At midnight last night we crept into this protected little bay near Usovska and anchored in 8 metres of flat water. The windward shore is only 100 metres away and this morning a warm breeze has the trees in motion.
With a following wind and 2 knots of current yesterday we made fast passage south from Balakovo and Volzshk. After those huge reservoirs the high shores were pleasingly close, hence the current. The familiar afternoon thunderstorms kept their respectful distance and life was grand. My only regret is that we didn’t have sails. We could have done the entire passage in silence.
We have done a couple of night passages now, and I must say they are fun. The river is well buoyed and lit and our charts are accurate, so that we usually know where we are. Commercial shipping continues unabated at night but IALA rules of the road are observed and even when passing at close quarters we have not yet had any cause for alarm. It can be offputting though, when you are down below and glance out a porthole to see the slab side of a 5,000 tanker sliding past only 50 metres away.
All ships have strobe lights at their bridge deck. When an approaching vessel sees us they set the strobe flashing. We respond with our own light and then both lights are doused. A nice way of saying hello, lovely evening, we can see you, we know you can see us, let us be careful of one another, and have a safe passage.
Today we have a 25 mile trip down to Saratov, where Gerda and Dima leave Tainui and return to Nizhniy Novgorod. I know they have enjoyed their experience and we will miss them.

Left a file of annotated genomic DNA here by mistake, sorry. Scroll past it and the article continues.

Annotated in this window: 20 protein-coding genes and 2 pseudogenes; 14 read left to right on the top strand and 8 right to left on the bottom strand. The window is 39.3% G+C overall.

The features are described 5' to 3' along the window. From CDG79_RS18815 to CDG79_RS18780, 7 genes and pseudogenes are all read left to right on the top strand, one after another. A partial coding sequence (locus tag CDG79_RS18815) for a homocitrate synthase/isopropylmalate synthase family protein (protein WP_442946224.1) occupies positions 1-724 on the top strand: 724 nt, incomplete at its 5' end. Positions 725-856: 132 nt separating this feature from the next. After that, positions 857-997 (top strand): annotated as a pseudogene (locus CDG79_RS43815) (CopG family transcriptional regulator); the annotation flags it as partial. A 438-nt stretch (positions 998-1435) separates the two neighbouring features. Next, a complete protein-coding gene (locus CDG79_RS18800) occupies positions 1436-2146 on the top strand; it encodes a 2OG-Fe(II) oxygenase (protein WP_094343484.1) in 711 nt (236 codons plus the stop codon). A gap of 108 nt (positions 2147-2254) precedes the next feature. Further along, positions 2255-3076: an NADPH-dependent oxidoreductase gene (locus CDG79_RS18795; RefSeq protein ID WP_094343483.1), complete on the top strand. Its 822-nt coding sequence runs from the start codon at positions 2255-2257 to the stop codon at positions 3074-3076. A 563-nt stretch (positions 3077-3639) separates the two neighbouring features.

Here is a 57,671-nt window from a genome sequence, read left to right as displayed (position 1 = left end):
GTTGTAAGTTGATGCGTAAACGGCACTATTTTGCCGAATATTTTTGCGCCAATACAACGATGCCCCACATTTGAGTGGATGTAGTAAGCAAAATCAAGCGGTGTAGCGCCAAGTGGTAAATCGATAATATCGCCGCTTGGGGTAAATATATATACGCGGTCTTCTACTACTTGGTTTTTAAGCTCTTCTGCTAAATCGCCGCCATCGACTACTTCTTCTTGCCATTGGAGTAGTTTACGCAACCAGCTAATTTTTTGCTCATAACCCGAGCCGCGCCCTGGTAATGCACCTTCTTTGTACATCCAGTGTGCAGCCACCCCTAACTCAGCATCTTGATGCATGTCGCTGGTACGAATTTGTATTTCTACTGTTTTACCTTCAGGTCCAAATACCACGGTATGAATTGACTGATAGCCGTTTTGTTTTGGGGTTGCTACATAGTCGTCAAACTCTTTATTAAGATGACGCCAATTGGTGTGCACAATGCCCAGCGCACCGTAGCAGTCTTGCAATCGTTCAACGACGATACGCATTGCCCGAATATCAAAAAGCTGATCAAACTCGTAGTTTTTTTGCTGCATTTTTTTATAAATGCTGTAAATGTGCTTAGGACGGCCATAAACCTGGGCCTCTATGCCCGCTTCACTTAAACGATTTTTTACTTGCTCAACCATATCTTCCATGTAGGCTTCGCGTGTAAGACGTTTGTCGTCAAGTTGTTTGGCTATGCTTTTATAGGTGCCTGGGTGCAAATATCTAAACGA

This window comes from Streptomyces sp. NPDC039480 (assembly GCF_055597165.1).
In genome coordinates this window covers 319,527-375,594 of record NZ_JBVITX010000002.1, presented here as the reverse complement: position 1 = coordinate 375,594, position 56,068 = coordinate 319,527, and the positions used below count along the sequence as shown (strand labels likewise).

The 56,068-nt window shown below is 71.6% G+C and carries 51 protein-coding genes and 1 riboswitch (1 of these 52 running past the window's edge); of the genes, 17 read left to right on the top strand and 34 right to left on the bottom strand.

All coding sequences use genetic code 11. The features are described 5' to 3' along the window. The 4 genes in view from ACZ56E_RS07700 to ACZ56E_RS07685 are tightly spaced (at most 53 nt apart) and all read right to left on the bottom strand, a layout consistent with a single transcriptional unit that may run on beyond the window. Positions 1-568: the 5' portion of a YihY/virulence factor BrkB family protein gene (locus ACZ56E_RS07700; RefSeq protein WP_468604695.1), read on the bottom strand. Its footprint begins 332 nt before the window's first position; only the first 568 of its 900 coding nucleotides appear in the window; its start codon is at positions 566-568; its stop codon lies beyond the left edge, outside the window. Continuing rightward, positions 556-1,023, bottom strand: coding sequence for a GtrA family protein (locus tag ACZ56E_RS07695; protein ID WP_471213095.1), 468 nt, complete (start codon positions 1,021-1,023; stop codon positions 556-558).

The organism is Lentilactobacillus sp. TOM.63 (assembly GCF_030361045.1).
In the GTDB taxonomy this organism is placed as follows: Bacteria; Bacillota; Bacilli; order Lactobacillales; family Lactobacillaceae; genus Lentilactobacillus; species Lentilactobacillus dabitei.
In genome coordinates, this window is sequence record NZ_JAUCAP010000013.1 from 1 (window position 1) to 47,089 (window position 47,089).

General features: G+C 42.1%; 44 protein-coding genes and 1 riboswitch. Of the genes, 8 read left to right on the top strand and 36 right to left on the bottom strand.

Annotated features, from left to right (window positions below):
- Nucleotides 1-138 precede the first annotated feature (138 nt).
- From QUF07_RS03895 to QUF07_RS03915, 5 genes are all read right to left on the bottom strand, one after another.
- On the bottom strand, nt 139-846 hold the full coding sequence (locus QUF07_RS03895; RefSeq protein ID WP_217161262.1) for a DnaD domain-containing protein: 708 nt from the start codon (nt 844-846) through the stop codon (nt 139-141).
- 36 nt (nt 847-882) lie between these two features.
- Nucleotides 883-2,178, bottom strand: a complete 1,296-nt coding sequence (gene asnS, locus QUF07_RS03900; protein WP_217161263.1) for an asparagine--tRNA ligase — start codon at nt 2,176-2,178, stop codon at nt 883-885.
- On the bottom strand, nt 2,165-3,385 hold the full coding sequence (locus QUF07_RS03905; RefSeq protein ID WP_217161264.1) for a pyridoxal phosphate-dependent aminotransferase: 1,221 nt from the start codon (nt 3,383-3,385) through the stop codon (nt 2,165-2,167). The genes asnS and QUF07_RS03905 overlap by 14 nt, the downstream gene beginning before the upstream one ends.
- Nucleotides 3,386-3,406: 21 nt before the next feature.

At last I am able to put the times and distances ahead into some sort of perspective. Until now there has been just too much of it, with too many imponderables to allow a calendar to be of use. So….
Saratov to Volgograd 350 km
Volgograd to Volgodonsk 280 km
Volgodonsk to Azov 310 km
Volgograd 15-25 August
Azov 3 September
Kertsch (Ukraine) 10 September
Only 1,000 km to go. What a doddle!
Rosie and Jenny will join the boat in Volgograd for the last bit of the Volga, the Volga-Don Canal and its grand lock system, then passage down the Don to Rostov. What a privilege it will be to have those gorgeous daughters of mine back aboard.
In Rostov we put the mast up. I can hardly wait for that.
My visa expires on 28 August and before then I must leave Russia to get another. Volgograd looks to be the spot to park Tainui for that exercise. Maxine can escape back to her real life for some own time while I queue outside the Russian embassy in Riga (or perhaps Athens) for permission to return to Tainui.
Maxine will sign off finally and permanently in Kersch or Yalta. Dirk will be releived to have her back. How much bigger, quieter, lonelier and less efficient Tainui will be then. This has been a splendid shared experience and I doubt I could have done it without Little Miss Perfect.
Anyone fancy a trip from Ukraine to Istanbul and Izmir?